A good chunk of the millennial population (including myself) will remember this phrase — "ask your parents' permission before going online." Good advice to give any young Internet user, as the chaotic nature of the web could lead to unassuming kids who didn't know any better believing any "factual info" they happened to come across.
As it turns out, however, in this day and age we can't practice what we preach. Misleading, clickbait-y headlines, poor reporting and just plain fake information pop up countless times a day on our timelines and in our inboxes, and like a bunch of unsupervised children, we click and share, click and share, click and share. We don't bother to check the source, the byline or even, at times, the actual copy of the article. An entire generation of people who stressed to their kids that not everything they see on TV is true just fell victim to the exact phenomenon they so feared, except on a different platform.
So Does This "Fake News" Have An Impact?
In short, yes, and a scarily large one at that. The graph below (made by Buzzfeed's Craig Silverman) shows just how quickly and drastically fake news engagements grew on Facebook in 2016.
The reason for this kind of speculation is that the majority of fake news published and shared over social media platforms actually leans heavily toward the right end of the political spectrum. In some cases, it's unapologetically biased. In a recent report, BuzzFeed identified 20 extremely popular fake election stories and analyzed them — 17 out of the 20 were overtly pro-Donald Trump or anti-Hillary Clinton.
Okay, but how fake are we talking here?
Well, let's see — a Vox article cites headlines like "Pope Francis shocks world, endorses Donald Trump for president" and "FBI agent suspected in Hillary email leaks found dead in apartment in murder-suicide" as being among the most popular. Neither of these things happened, but thousands of people believed they did without managing to look into their ridiculous claims and then went on to share them with their friends and family.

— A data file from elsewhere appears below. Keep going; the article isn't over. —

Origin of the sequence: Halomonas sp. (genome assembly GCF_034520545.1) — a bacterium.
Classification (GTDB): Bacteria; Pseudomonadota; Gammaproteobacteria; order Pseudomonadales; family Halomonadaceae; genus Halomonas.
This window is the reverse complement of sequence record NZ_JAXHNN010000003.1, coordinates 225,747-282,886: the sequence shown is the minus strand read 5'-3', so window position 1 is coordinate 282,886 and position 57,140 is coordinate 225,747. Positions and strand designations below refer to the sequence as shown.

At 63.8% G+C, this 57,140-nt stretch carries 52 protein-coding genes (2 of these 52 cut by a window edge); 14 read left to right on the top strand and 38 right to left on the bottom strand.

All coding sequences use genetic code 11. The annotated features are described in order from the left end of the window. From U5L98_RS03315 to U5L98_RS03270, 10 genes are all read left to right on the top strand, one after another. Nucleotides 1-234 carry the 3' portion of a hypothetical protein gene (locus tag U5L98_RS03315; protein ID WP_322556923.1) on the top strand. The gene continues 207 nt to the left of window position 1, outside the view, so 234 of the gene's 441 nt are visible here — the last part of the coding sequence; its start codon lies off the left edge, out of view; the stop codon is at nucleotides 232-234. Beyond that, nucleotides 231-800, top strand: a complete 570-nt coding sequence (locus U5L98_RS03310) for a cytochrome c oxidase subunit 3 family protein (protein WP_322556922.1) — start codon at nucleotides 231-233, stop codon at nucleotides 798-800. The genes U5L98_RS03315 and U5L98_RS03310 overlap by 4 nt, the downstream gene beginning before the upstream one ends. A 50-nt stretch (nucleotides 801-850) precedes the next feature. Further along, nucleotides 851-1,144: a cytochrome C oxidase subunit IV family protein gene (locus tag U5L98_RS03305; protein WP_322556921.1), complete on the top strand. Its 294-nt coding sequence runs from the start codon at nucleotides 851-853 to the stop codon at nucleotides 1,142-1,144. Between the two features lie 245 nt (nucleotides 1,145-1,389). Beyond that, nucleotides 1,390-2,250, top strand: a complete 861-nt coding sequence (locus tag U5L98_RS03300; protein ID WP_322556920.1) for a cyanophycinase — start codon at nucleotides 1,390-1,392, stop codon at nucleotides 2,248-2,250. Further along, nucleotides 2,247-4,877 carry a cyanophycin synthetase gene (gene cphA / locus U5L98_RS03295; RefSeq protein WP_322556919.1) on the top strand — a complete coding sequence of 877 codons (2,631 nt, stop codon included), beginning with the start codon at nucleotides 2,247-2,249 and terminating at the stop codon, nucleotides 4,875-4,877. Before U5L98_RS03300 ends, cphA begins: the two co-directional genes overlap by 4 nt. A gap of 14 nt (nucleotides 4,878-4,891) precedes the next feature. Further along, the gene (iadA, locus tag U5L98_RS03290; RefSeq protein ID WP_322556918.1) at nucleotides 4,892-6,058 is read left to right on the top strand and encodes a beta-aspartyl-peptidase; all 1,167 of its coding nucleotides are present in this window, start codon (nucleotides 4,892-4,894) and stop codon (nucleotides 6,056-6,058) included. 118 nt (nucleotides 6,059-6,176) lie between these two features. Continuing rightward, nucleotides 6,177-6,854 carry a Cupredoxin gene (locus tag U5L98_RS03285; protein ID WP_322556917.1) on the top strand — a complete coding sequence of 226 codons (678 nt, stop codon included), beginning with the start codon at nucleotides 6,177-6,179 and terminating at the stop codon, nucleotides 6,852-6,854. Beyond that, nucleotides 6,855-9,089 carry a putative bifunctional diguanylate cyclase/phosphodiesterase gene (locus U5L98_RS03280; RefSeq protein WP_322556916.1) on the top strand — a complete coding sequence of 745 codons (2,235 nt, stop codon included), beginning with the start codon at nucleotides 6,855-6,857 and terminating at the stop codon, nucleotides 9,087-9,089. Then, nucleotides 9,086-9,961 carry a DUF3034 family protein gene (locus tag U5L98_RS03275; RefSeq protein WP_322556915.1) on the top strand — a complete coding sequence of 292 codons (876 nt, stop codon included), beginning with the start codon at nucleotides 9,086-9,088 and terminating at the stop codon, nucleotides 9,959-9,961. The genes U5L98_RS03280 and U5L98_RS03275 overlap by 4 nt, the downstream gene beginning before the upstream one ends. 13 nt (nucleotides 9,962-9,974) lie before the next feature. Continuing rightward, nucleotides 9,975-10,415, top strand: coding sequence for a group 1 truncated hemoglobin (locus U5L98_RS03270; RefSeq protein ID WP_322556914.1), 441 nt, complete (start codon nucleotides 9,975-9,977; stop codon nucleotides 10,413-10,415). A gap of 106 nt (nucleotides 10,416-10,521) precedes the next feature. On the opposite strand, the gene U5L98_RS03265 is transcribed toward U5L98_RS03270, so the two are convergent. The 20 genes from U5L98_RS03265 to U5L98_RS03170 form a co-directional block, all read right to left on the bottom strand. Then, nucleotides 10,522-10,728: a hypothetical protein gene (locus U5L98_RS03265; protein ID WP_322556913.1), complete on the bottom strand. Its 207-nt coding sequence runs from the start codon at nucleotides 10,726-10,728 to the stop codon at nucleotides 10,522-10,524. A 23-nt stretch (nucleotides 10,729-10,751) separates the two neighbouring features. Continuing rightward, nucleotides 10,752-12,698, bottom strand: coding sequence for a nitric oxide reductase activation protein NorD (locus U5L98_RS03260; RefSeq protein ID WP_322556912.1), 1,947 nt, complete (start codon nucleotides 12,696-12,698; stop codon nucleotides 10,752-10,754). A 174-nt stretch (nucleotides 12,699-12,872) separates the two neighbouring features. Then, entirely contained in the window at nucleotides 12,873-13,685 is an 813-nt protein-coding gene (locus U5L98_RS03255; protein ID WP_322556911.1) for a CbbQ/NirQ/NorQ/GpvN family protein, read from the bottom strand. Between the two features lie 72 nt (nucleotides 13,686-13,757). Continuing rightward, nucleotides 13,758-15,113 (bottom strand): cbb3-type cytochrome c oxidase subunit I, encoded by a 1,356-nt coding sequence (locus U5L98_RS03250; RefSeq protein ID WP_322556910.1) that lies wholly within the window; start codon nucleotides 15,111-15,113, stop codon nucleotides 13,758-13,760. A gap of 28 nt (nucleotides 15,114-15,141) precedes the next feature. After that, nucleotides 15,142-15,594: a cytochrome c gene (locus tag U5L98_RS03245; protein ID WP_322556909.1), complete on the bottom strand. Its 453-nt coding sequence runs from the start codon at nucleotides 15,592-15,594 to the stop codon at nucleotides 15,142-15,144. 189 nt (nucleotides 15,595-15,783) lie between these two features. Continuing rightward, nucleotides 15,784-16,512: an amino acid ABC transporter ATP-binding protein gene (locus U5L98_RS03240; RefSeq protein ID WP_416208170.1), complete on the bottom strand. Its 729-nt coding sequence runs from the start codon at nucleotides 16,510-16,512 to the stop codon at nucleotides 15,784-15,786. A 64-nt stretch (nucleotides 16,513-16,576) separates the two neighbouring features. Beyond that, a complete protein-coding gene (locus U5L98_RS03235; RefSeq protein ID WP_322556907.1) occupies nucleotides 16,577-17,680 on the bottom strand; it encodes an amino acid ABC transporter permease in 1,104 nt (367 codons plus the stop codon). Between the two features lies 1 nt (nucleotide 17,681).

A fantastic, yet very scary piece in the Washington Post this month detailed the lives of the creators of LibertyWritersNews.com, a fake news site. The article paints a vivid picture of two twenty-something men who sit around their apartment all day and make up fake news with the intention of drawing readers to their site in order to make money selling ads. Not a sliver of the information is true, but those who click don't bother to check — they believe it because it aligns with their views, and they want it to be true.
What can be done to stop fake news?
Complaints about a lack of action from Facebook to stop false information from being shared are perfectly valid, but the real responsibility falls mostly on our shoulders as consumers and producers of media. The kind of research that BuzzFeed did (and Snopes does every day, for that matter) is good — as the "real" media, it's important to remember we also have a great deal of power.
On the more personal end of things, most of the time it's as simple as telling someone who shared a fake article to research the claims certain sources make before spreading them around. Your former college roommate, distant cousin, or acquaintance you may have spoken to twice in your life may not want to hear you tell them to check the URL of an article before they assume it to be true, but the fact of the matter is it must be done.
At the end of the day, the best solution we have to the spread of fake information online is people who know better encouraging people to know better.